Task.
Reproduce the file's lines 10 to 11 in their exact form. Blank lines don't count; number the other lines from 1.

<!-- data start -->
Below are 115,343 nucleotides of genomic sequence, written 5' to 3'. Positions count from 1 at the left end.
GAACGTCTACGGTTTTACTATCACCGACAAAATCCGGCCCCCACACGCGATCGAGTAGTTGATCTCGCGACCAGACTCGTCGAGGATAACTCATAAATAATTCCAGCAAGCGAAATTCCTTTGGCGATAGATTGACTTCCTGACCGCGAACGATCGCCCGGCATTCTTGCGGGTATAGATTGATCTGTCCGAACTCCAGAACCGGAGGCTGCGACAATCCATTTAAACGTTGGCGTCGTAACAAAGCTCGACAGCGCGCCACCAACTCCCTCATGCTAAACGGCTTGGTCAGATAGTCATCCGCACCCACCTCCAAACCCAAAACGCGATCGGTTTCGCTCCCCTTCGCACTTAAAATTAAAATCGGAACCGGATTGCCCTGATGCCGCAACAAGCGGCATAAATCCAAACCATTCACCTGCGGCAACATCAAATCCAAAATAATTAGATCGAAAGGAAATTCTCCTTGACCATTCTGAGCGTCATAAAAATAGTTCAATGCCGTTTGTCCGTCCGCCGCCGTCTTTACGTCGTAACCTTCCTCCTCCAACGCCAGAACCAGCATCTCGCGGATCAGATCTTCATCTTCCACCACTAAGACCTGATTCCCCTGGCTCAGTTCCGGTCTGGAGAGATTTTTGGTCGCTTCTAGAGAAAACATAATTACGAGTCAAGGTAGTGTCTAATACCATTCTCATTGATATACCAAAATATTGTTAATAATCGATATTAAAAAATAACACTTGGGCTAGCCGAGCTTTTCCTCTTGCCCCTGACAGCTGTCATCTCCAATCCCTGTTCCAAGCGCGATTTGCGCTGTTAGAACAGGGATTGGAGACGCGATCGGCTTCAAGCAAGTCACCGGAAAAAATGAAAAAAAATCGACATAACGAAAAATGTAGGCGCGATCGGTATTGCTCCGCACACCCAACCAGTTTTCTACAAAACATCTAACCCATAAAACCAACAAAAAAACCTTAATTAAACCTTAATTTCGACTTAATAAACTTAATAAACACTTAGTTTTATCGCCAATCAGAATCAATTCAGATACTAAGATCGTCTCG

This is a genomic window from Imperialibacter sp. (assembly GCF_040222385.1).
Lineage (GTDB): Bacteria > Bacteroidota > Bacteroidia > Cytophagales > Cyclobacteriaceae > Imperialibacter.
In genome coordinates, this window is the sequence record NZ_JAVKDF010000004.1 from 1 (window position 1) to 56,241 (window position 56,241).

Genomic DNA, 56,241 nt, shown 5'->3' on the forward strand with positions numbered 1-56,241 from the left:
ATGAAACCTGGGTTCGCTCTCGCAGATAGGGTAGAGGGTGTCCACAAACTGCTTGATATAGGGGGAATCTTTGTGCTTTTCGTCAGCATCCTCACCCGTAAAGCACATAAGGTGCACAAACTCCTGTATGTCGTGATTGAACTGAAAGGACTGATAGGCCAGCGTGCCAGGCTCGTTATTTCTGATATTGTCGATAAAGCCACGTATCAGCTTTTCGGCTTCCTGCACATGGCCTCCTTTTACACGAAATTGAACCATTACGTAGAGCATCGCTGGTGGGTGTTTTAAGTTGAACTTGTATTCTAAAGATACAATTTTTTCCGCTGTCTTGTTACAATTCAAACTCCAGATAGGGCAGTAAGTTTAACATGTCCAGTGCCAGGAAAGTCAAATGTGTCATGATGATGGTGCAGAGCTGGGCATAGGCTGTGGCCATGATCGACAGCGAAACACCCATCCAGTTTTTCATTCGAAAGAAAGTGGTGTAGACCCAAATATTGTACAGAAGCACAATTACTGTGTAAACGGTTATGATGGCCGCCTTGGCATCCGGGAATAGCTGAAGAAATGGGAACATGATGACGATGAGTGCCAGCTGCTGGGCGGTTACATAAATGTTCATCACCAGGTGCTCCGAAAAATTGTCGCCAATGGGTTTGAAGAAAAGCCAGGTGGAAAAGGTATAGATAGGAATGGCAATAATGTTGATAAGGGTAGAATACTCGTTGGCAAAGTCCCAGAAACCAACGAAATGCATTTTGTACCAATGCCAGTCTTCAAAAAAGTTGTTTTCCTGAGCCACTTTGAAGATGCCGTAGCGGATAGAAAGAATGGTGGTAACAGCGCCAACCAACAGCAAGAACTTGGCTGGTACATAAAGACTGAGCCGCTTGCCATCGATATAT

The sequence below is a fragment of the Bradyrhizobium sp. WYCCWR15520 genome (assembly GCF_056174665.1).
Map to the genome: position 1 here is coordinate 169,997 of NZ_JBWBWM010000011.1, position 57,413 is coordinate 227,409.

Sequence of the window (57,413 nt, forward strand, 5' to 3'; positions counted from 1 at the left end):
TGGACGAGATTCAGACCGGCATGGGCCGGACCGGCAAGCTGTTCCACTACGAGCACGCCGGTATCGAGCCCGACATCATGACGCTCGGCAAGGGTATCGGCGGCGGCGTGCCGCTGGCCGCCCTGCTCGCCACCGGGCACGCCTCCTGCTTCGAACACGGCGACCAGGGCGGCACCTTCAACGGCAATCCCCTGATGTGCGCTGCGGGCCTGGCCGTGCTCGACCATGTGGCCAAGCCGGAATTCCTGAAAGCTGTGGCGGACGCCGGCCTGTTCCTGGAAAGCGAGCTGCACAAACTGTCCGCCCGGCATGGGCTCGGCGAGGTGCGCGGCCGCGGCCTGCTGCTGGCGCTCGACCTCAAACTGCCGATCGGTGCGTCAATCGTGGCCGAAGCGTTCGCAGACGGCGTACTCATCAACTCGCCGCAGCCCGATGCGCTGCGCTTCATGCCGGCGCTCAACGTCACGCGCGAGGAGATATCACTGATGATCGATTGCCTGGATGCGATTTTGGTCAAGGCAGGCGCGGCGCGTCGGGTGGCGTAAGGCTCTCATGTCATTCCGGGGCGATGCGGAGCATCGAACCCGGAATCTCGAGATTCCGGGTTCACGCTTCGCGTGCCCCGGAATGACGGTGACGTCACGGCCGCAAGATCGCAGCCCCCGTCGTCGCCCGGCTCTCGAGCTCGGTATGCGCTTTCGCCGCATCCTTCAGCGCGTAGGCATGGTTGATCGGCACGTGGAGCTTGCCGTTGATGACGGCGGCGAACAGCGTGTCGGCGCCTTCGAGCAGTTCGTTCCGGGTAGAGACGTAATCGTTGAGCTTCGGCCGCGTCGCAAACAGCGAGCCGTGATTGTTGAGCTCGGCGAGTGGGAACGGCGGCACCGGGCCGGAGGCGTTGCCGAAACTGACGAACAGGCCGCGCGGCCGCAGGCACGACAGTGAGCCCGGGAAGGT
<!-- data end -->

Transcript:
Sequence of the window (57,413 nt, forward strand, 5' to 3'; positions counted from 1 at the left end):
TGGACGAGATTCAGACCGGCATGGGCCGGACCGGCAAGCTGTTCCACTACGAGCACGCCGGTATCGAGCCCGACATCATGACGCTCGGCAAGGGTATCGGCGGCGGCGTGCCGCTGGCCGCCCTGCTCGCCACCGGGCACGCCTCCTGCTTCGAACACGGCGACCAGGGCGGCACCTTCAACGGCAATCCCCTGATGTGCGCTGCGGGCCTGGCCGTGCTCGACCATGTGGCCAAGCCGGAATTCCTGAAAGCTGTGGCGGACGCCGGCCTGTTCCTGGAAAGCGAGCTGCACAAACTGTCCGCCCGGCATGGGCTCGGCGAGGTGCGCGGCCGCGGCCTGCTGCTGGCGCTCGACCTCAAACTGCCGATCGGTGCGTCAATCGTGGCCGAAGCGTTCGCAGACGGCGTACTCATCAACTCGCCGCAGCCCGATGCGCTGCGCTTCATGCCGGCGCTCAACGTCACGCGCGAGGAGATATCACTGATGATCGATTGCCTGGATGCGATTTTGGTCAAGGCAGGCGCGGCGCGTCGGGTGGCGTAAGGCTCTCATGTCATTCCGGGGCGATGCGGAGCATCGAACCCGGAATCTCGAGATTCCGGGTTCACGCTTCGCGTGCCCCGGAATGACGGTGACGTCACGGCCGCAAGATCGCAGCCCCCGTCGTCGCCCGGCTCTCGAGCTCGGTATGCGCTTTCGCCGCATCCTTCAGCGCGTAGGCATGGTTGATCGGCACGTGGAGCTTGCCGTTGATGACGGCGGCGAACAGCGTGTCGGCGCCTTCGAGCAGTTCGTTCCGGGTAGAGACGTAATCGTTGAGCTTCGGCCGCGTCGCAAACAGCGAGCCGTGATTGTTGAGCTCGGCGAGTGGGAACGGCGGCACCGGGCCGGAGGCGTTGCCGAAACTGACGAACAGGCCGCGCGGCCGCAGGCACGACAGTGAGCCCGGGAAGGT